The ninth annual “Rock-A-Thon” fundraiser for Cystic Fibrosis was held Saturday, September 1, 2012, at Walmart at Fountain Place Mall in Logan. The purpose of the fundraiser was to raise money for the Cystic Fibrosis Foundation to aid in new drug discovery technologies through research. The total amount of this year’s fundraiser was $7,653.
When the Cystic Fibrosis Foundation began in 1955, very few children with Cystic Fibrosis lived to attend elementary school. Today, because of contributions from people and organizations who support Cystic Fibrosis fundraisers, the median age of survival has increased into the upper thirties. Researchers are making a real difference aimed at finding a cure; yet, precious lives of infants, children and young adults continue to be lost from this dreaded disease.
Cystic Fibrosis is a genetic disease for which there is no cure. Approximately, 30,000 infants, children and young adults in the United States have Cystic Fibrosis. It occurs when a baby inherits two copies of the defective Cystic Fibrosis gene — one from each parent. More than 10 million Americans (one in 31) are symptomless carriers of one copy of the defective Cystic Fibrosis gene. It causes the child’s body to produce an abnormally thick, sticky mucus which clogs the airways leading to life-threatening lung infections and impairs the digestive system by obstructing the pancreas preventing enzymes from reaching the intestines to break down and digest food.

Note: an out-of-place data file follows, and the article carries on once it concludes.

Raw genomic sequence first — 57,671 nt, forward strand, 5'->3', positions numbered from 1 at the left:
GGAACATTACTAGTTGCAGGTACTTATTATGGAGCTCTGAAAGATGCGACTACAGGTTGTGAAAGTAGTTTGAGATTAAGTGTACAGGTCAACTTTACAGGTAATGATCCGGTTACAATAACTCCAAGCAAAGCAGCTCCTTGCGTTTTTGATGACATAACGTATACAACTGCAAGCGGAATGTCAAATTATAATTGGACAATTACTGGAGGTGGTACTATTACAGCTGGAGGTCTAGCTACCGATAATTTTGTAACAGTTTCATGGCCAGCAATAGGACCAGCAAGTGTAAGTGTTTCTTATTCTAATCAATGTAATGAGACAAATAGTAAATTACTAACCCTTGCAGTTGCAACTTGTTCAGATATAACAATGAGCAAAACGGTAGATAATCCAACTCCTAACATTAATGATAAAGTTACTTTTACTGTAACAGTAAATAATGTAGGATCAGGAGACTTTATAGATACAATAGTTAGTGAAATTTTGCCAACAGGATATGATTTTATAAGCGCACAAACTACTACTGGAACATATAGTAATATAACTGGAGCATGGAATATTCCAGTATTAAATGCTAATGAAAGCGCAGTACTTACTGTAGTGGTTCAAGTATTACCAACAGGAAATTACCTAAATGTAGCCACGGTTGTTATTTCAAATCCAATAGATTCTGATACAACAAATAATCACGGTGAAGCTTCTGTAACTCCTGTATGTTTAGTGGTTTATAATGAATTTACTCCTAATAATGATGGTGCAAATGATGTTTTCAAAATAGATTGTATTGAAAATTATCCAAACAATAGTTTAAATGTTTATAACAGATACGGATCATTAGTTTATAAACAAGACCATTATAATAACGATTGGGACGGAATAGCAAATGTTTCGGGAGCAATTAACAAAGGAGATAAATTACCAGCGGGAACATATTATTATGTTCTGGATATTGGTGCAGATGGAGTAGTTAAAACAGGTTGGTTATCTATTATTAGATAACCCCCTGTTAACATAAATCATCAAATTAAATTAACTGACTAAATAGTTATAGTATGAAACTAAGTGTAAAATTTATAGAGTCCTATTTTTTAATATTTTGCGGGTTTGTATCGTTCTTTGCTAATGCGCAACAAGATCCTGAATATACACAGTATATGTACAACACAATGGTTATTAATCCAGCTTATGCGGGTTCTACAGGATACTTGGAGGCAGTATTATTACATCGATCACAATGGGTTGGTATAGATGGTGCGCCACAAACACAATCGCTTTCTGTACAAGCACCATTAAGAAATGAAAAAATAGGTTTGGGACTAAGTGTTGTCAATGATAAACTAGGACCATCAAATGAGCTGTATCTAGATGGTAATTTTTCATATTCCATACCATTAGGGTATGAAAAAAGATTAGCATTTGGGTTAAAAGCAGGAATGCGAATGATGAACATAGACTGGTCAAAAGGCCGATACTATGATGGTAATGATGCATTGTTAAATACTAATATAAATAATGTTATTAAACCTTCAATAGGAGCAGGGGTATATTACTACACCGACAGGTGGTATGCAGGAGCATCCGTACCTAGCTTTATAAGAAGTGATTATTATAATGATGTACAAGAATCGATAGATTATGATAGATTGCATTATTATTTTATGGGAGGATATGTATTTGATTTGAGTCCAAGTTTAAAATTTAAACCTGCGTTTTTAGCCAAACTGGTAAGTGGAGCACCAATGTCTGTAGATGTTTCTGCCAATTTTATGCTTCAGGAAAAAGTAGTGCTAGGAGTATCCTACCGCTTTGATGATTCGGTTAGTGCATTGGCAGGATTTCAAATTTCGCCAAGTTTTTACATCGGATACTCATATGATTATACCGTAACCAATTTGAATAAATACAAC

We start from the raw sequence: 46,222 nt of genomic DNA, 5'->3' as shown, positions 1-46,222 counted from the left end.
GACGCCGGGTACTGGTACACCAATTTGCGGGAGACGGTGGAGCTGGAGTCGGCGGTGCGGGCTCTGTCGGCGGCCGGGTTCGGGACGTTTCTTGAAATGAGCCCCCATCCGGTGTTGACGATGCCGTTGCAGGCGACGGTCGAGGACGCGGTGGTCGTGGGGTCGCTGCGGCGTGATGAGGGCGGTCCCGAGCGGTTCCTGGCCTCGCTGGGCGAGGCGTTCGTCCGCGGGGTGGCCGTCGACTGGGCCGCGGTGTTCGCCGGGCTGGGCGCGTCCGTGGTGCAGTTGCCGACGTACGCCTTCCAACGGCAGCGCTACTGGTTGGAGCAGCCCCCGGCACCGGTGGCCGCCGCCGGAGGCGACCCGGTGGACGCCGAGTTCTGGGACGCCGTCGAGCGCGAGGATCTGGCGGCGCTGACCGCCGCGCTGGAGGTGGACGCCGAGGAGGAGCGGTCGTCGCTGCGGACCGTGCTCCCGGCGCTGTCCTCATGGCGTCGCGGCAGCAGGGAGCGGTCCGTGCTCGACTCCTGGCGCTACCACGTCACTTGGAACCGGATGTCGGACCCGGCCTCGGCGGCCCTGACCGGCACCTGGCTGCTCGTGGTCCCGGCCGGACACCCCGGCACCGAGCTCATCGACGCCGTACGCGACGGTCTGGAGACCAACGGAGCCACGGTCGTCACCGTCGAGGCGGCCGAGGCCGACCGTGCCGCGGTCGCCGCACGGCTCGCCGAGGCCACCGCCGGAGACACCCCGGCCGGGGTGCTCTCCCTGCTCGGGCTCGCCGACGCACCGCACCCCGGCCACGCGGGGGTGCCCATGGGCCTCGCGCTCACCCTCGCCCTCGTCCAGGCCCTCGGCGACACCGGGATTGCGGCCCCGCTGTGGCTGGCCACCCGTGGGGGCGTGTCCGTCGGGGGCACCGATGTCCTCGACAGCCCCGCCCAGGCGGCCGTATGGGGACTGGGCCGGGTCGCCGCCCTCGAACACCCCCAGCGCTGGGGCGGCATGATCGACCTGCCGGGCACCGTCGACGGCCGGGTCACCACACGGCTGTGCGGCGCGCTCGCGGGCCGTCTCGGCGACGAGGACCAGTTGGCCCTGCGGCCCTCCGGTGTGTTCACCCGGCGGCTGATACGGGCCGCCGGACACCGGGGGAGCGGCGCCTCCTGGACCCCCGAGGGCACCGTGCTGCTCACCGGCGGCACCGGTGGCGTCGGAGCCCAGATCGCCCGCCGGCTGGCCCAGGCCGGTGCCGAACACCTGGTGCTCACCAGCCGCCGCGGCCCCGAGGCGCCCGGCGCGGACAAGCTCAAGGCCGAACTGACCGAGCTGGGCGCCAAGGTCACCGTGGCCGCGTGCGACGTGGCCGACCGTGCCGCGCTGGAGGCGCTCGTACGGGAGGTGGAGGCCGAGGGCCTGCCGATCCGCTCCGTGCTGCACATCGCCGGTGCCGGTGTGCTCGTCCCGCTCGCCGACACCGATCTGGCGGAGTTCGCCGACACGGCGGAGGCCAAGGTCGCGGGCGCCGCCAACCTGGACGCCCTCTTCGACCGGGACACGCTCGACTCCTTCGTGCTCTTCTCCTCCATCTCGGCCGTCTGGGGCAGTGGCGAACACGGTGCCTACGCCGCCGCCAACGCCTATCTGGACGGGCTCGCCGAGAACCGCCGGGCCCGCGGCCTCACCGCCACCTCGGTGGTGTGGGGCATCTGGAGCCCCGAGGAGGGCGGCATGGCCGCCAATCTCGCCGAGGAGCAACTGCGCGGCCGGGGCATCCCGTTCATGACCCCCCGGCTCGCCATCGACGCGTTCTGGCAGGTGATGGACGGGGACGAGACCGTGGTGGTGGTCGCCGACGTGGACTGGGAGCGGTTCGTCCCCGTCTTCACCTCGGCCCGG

Symptoms of Cystic Fibrosis vary and can be confused with frequent episodes of pneumonia or asthma. Major symptoms are salty-tasting skin, persistent coughing, wheezing or shortness of breath, excessive appetite but poor weight gain and greasy, bulky stools. The diagnostic test to detect Cystic Fibrosis is the “sweat test” which measures the amount of salt in a person’s sweat. An abnormally high salt level indicates a positive diagnosis of Cystic Fibrosis. Clearing mucus from the lungs is the most important part of the daily treatment regimen which is done in the form of chest therapy by vigorous clapping on the person’s back and chest. Other treatments include inhalation therapies, antibiotics to reduce lung infections and enzymes taken orally with every meal to aid in food digestion.
To learn more about the services and programs available for Cystic Fibrosis, call 1-800-FIGHT CF or visit the Cystic Fibrosis web site at www.cftorz
Contributions are accepted anytime and can be made to the Cystic Fibrosis Foundation.
Anyone wishing to make a donation can send contributions to: Libby Mays, P.O. Box 176, Logan, WV 25601